Jeanne Allert, founder of The Samaritan Women (TheSamaritanWomen.org), is a modern-day abolitionist featured in the upcoming documentary “In Plain Sight: Stories of Hope and Freedom” (inplainsightfilm.com), where she shares critical steps for healing of those who have been victims of human trafficking in the United States.
Allert was a successful businesswoman when, in 2007, her heart was broken upon meeting Heather, a young girl trapped in sex trafficking. Two months after her encounter, Allert sold her business and purchased a 23-acre estate in Baltimore City that she turned into a residential home for women who have been trafficked.
Human trafficking is a multi-billion dollar global industry where victims are forced or coerced into labor or commercial sex. Each year, an estimated 100, 000 children and thousands more women are sold for sex in the United States. The average age of those exploited into the sex trade is just 12-14 years old. Traffickers frequently target victims and then use violence, threats, lies, false promises, debt bondage or other forms of control and manipulation to keep victims enslaved in the sex industry for their own profit.
In the documentary, Allert shares the steps she has developed for helping survivors. They include mitigating or reducing any threats, so the survivor can focus on healing; helping survivors work through psychological and emotional issues related to their experience; helping them form new, healthy relationships; and discovering what makes them unique, so they can develop an environment where they will flourish.
To be released into stores nationwide by Word Films on December 23, 2014, the 68-minute documentary features six modern-day abolitionists as they fight sex trafficking across America.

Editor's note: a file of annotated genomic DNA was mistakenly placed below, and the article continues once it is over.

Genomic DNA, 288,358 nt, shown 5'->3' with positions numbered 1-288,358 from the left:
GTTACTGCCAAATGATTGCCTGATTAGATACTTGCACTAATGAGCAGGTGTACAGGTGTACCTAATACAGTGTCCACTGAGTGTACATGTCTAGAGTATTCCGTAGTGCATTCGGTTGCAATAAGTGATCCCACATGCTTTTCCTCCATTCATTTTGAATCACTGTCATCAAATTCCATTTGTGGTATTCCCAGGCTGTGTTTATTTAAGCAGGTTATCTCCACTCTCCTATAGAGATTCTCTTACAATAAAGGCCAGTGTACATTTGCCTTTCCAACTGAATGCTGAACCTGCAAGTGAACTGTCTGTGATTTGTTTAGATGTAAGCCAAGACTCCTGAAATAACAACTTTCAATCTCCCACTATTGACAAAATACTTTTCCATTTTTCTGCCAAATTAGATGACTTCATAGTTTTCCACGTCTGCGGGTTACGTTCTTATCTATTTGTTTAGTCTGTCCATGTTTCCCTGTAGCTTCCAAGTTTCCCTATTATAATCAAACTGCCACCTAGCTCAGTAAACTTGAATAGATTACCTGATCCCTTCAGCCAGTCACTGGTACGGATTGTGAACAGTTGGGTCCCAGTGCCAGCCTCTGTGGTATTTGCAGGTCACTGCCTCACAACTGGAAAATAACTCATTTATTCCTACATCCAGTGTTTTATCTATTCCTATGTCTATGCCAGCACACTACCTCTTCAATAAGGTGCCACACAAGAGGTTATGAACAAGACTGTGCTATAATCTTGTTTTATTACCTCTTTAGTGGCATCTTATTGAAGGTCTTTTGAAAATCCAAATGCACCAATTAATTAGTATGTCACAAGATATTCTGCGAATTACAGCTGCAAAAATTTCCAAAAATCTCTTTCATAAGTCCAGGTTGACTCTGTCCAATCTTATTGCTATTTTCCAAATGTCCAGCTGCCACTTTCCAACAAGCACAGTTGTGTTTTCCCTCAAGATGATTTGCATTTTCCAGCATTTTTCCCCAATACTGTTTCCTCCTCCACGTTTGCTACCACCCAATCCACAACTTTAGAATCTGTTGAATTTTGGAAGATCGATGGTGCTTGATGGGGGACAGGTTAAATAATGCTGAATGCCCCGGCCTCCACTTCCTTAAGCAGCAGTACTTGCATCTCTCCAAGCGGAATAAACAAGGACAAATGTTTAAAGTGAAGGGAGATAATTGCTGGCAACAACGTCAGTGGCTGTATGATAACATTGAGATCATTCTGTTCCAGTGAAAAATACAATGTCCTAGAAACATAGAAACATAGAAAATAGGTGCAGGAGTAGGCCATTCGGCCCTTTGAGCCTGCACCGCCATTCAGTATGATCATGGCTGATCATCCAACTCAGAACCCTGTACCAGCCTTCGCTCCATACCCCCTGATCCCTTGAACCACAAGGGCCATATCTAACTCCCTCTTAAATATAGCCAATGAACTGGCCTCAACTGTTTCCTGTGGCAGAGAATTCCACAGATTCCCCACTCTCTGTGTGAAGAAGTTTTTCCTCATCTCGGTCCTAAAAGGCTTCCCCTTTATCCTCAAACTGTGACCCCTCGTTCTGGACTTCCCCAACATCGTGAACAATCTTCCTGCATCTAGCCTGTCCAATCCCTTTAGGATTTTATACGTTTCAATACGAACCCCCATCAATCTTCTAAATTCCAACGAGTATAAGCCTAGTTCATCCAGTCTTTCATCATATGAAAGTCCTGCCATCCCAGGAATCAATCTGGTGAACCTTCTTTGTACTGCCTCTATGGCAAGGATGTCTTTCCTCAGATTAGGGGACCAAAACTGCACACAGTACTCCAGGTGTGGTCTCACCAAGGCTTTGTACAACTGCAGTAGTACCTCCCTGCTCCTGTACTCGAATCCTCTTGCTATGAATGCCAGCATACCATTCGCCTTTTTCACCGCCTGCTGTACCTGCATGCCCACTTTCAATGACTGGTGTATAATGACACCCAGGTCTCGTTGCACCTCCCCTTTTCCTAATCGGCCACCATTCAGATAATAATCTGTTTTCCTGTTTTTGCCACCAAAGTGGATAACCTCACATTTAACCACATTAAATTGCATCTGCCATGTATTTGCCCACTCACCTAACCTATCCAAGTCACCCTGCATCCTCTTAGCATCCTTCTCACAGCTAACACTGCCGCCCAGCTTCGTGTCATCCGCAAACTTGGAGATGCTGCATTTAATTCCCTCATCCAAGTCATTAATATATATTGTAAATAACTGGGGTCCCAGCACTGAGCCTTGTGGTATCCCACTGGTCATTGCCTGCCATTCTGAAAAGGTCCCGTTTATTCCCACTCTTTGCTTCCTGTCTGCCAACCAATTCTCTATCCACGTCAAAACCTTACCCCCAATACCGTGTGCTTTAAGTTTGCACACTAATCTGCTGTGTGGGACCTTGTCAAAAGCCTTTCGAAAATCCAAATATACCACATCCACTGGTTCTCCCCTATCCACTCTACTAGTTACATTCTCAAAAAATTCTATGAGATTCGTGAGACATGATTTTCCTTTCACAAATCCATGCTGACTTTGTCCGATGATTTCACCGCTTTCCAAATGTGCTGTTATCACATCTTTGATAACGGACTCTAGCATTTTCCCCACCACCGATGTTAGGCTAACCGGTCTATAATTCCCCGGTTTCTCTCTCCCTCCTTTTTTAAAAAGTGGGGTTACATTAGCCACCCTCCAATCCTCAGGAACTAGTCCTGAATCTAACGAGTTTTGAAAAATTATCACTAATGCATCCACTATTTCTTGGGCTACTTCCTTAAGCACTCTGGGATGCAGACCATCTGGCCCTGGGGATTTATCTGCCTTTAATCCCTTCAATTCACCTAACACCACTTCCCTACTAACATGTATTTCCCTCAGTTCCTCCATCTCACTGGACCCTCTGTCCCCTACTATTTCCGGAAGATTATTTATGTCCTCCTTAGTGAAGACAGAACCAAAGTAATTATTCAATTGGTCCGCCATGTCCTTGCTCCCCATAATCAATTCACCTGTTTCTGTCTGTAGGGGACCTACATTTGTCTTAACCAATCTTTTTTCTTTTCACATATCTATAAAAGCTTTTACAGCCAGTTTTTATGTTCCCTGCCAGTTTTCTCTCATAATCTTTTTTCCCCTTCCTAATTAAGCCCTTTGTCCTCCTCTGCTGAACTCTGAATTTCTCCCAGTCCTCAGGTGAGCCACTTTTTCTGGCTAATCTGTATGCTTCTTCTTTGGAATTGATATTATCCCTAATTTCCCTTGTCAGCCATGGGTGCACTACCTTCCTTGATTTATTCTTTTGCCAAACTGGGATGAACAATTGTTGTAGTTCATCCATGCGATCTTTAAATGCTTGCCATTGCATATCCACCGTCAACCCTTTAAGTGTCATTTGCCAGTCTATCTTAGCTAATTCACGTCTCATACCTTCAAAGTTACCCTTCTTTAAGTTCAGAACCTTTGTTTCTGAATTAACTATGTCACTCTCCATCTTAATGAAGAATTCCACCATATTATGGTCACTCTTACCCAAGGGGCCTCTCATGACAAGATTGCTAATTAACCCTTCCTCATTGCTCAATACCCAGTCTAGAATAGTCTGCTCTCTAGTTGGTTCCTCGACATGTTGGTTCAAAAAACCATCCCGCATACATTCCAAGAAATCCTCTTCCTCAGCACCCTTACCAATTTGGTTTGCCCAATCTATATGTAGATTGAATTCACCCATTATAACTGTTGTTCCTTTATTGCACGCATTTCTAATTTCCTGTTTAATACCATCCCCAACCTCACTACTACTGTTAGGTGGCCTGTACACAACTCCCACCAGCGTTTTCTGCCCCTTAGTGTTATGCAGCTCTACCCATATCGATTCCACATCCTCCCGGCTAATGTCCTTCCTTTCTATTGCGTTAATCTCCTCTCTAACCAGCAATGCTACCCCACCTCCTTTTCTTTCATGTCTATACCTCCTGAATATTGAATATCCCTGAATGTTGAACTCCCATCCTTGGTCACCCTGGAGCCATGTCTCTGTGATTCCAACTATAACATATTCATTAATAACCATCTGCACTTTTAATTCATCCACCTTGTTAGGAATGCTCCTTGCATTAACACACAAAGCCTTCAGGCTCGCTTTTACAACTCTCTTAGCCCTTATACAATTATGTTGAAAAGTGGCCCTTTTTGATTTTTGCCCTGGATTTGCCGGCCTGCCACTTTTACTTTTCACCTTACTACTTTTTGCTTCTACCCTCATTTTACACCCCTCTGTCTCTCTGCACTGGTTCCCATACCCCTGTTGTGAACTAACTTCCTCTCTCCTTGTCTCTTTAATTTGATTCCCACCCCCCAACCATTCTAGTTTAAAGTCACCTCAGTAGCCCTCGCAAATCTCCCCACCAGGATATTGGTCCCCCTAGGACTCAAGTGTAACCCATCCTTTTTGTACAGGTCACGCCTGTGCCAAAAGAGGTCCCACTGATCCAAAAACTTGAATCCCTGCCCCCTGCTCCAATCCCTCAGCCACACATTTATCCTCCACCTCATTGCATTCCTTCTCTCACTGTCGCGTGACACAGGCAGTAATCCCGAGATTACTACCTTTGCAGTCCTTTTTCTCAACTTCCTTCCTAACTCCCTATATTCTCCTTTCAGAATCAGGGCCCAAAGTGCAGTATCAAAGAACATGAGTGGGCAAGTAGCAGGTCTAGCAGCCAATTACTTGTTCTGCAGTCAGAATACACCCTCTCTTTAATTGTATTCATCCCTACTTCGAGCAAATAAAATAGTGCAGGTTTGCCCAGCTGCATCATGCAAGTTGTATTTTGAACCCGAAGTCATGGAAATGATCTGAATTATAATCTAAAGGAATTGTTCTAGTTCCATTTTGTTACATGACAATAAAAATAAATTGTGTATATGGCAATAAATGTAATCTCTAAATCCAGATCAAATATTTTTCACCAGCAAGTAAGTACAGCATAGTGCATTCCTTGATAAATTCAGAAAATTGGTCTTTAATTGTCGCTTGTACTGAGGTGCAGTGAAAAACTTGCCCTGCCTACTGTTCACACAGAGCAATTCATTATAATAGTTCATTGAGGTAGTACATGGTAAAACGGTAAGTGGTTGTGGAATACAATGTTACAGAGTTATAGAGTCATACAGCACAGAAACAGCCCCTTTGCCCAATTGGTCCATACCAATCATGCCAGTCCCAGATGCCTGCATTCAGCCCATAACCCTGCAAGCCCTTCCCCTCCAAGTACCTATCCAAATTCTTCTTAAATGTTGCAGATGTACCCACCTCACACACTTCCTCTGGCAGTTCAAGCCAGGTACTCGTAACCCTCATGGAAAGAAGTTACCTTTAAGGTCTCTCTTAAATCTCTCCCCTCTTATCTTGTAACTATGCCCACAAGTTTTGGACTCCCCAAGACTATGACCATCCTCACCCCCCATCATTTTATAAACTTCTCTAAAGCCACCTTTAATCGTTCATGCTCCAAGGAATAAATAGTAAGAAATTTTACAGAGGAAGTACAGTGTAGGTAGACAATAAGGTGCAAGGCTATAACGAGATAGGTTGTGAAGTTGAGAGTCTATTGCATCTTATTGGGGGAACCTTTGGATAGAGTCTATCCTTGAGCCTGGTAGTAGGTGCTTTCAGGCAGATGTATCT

The film has reportedly been produced for the widest possible audience:
The film, which also is complemented by a music album and a 31 Day Devotional and Group Study Guide, will be available in book stores and online Dec. 23, 2014. “Human Trafficking Prevention Month” in January 2015 is an opportunity to raise awareness about its victims. Organizers hope churches, civic groups and other organizations and individuals will host up to 100 screenings of the film around the country that month.
I hope the documentary serves as a complementary and perhaps contrasting message to the Hollywood—interpretations of this problem,” Allert said. “The film is really a testimony of hope, and encourages us to face the really challenging battles ahead, knowing that there truly can be healing and restoration.”
“In Plain Sight” aims to educate the American public and encourage people to take action. Produced and narrated by Christian recording artist Natalie Grant, the documentary features modern-day abolitionists from across the country and includes interviews with trafficking survivors, law enforcement and court officials and those dedicated to helping survivors.
The Samaritan Women is currently reportedly the only organization of its kind in the mid-Atlantic region and takes referrals from across the U.S. The Samaritan Women will be opening a second facility in early 2015.
The Samaritan Women’s (thesamaritanwomen.org) mission is to glorify God by seeking justice, reconciliation and healing for women recovering from domestic human trafficking. The nonprofit operates transitional and restorative shelter programs for women. Emphases include life-rebuilding, personal accomplishments, social re-entry and spiritual reconciliation. The organization also seeks to inspire, educate and equip people to engage in combatting domestic human trafficking through awareness, prevention, service and advocacy.